Proof That Chasing an Oscar Isn't a Great Business Model
Spotlight may well have been the best film released in 2015, as Academy Award voters decreed on Sunday, but it remains one of Hollywood’s most humdrum recent investments. It rounded up just $62 million in box-office revenue, about 3 percent of the haul garnered by Star Wars: The Force Awakens.
The spread between the most celebrated film and the most lucrative is seldom quite so wide, but it’s typically a sizable gap. Average ticket sales for Best Picture winners over the past 10 years have equaled just 19 percent to the box-office receipts of the most lucrative films over that span. The widest gap came in 2010, when The Hurt Locker swiped the gold statue and Avatar made the most money.
The films that win the most Oscars in any given year tend to be bit more popular at the box office. Mad Max: Fury Road took home six statues on Sunday night and already has amassed an impressive $378 million in ticket sales. In the past decade, the most-awarded film managed an average box-office haul equal to almost one-third of the top-grossing film of each respective year.
It turns out that making a fine film is a bit like writing a great book of poetry—it’s a relatively poor financial decision. The movie-going masses really do want to watch Vin Diesel in a Furious car, not a serious work of cinema grappling with weighty social issues. This is not shocking to anyone who has ever Netflixed and, you know, relaxed. On a Friday night, after a stressful workweek, 12 Years a Slave seems like a heavy lift. Diesel himself suggested the Academy Awards would become less relevant to filmgoers if Furious 7 was snubbed, which it was.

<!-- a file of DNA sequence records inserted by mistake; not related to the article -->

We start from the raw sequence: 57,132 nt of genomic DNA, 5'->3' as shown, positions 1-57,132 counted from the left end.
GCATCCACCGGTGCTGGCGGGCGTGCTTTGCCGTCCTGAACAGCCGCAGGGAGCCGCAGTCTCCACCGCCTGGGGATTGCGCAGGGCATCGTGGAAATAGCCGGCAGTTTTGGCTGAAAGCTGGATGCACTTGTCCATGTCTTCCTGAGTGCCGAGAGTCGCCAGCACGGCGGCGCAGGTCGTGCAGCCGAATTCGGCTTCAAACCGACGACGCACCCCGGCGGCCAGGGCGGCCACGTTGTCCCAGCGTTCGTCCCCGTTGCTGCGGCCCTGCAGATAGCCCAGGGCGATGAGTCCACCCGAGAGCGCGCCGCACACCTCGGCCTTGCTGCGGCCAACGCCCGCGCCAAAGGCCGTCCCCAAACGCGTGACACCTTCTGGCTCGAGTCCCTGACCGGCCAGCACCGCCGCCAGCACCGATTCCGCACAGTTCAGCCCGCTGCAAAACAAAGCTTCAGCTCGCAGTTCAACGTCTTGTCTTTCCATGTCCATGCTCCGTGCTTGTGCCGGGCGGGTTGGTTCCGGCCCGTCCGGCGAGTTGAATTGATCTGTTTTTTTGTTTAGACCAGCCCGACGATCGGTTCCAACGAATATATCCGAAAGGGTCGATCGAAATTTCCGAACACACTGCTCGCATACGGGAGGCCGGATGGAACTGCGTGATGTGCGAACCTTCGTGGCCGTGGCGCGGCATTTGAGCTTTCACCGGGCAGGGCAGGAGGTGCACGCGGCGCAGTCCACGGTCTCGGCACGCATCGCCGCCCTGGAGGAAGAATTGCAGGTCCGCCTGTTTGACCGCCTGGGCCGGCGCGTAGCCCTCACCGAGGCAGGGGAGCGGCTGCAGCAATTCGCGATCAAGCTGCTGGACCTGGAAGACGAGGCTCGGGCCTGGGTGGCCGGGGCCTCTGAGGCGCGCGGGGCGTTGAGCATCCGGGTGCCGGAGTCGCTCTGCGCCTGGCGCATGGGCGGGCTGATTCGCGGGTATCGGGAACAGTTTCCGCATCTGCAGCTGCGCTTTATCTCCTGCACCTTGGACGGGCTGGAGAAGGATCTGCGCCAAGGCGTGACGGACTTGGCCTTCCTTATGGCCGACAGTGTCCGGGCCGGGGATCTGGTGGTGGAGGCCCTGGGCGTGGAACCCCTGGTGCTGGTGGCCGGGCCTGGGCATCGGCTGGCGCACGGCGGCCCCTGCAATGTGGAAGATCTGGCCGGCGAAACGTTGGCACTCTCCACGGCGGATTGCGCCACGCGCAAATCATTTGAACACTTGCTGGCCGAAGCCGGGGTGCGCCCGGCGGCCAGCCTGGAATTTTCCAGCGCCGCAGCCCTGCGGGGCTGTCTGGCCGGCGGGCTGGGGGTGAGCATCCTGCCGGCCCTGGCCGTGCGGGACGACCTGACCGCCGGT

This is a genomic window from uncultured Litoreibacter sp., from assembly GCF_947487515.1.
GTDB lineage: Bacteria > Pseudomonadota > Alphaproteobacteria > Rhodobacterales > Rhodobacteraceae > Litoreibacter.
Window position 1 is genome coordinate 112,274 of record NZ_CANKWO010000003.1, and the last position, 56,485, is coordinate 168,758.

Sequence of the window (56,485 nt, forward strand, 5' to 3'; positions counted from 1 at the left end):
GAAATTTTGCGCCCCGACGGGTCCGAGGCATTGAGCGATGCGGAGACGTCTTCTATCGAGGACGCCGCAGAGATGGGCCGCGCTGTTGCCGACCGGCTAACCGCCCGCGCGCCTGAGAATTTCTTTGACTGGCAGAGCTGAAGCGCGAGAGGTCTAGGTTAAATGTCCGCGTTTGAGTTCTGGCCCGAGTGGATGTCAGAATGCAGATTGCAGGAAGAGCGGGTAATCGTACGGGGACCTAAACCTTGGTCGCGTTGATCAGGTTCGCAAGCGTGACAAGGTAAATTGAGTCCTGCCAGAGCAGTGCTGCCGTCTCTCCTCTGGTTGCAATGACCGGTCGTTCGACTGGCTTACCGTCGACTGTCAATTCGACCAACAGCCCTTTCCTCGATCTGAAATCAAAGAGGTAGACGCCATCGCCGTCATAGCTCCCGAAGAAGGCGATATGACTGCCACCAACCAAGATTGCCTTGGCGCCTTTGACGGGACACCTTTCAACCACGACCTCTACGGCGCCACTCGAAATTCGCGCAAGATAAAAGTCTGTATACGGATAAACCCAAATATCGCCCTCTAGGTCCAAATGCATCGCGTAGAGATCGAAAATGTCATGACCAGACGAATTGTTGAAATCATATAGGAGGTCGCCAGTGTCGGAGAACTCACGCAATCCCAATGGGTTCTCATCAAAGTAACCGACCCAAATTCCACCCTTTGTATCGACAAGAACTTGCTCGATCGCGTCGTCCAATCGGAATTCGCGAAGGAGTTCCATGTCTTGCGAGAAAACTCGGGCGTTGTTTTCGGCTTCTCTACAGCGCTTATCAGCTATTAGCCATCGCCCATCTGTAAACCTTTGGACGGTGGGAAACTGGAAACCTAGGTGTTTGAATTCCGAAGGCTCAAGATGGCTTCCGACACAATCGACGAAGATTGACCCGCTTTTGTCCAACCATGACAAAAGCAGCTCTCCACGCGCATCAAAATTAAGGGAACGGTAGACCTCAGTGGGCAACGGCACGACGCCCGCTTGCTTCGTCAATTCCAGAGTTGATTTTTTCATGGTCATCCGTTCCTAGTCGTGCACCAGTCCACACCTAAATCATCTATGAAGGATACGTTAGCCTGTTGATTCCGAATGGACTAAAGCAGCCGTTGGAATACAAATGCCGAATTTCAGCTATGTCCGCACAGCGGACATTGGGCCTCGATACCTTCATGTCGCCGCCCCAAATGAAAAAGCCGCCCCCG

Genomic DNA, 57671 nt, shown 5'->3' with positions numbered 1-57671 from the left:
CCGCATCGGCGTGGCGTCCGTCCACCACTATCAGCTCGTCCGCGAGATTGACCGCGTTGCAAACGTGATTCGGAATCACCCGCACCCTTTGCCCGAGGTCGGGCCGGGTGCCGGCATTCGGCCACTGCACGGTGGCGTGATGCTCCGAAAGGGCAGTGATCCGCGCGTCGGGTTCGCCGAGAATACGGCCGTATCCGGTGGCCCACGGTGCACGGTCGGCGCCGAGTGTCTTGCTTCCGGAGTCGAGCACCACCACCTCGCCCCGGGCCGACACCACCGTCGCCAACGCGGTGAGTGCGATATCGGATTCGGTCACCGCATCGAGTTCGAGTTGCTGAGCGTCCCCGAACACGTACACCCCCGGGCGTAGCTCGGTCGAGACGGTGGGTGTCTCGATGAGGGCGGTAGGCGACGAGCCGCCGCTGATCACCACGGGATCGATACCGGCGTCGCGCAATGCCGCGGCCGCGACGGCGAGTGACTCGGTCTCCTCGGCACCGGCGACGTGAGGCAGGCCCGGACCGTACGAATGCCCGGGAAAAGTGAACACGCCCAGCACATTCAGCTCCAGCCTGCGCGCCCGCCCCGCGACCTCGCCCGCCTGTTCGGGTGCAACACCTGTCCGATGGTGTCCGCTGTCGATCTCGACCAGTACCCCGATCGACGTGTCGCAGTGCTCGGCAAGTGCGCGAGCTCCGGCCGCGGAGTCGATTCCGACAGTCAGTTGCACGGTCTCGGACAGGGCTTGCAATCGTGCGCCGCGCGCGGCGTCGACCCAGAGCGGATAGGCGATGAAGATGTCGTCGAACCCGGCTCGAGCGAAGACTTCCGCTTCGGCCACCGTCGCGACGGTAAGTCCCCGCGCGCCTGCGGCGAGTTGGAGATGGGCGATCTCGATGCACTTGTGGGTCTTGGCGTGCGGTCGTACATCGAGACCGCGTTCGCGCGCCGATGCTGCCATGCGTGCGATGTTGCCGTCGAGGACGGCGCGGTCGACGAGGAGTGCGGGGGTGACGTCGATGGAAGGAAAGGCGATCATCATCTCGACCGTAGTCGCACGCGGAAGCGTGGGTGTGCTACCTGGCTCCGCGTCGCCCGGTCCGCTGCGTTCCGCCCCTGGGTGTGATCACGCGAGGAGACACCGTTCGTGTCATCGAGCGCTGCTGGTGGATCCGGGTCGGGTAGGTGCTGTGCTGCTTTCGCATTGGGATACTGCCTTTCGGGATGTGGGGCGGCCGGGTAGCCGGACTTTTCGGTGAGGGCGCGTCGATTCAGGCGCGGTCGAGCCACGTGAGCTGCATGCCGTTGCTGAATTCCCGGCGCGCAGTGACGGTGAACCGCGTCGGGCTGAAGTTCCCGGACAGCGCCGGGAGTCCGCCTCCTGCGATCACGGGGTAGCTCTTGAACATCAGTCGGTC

What’s surprising, however, is that Hollywood still goes out of its way to chase Oscars. Only one of this year’s Best Picture nominees, The Martian, was a top 10 box-office performer. Two of the six made less in theaters than Spotlight 1 Brooklyn has gathered just $36.5 million at the box office, while Room made just $23.6 million. .
So where’s the payoff? There is a real Oscar bump. Most of the high-profile nominees get a second run in thousands of theaters and command a much longer and wider stream of on-demand revenue and DVD sales. It's not uncommon for an Oscar film to get more than half its ticket sales after being nominated, according to analysis by IMDb's Box Office Mojo.
Actors and directors balancing an Oscar-worthy script against Disney's superhero mash-up du jour may weight their careers more heavily than their portfolios. An Oscar is a 13.5-inch, 8.5 pound tome of job security, and that little bald man is great at salary negotiation. Plus, at the critical Academy Awards after-party, it's far more stylish to clutch a statue than a watery cocktail—and it's difficult to put a value on that.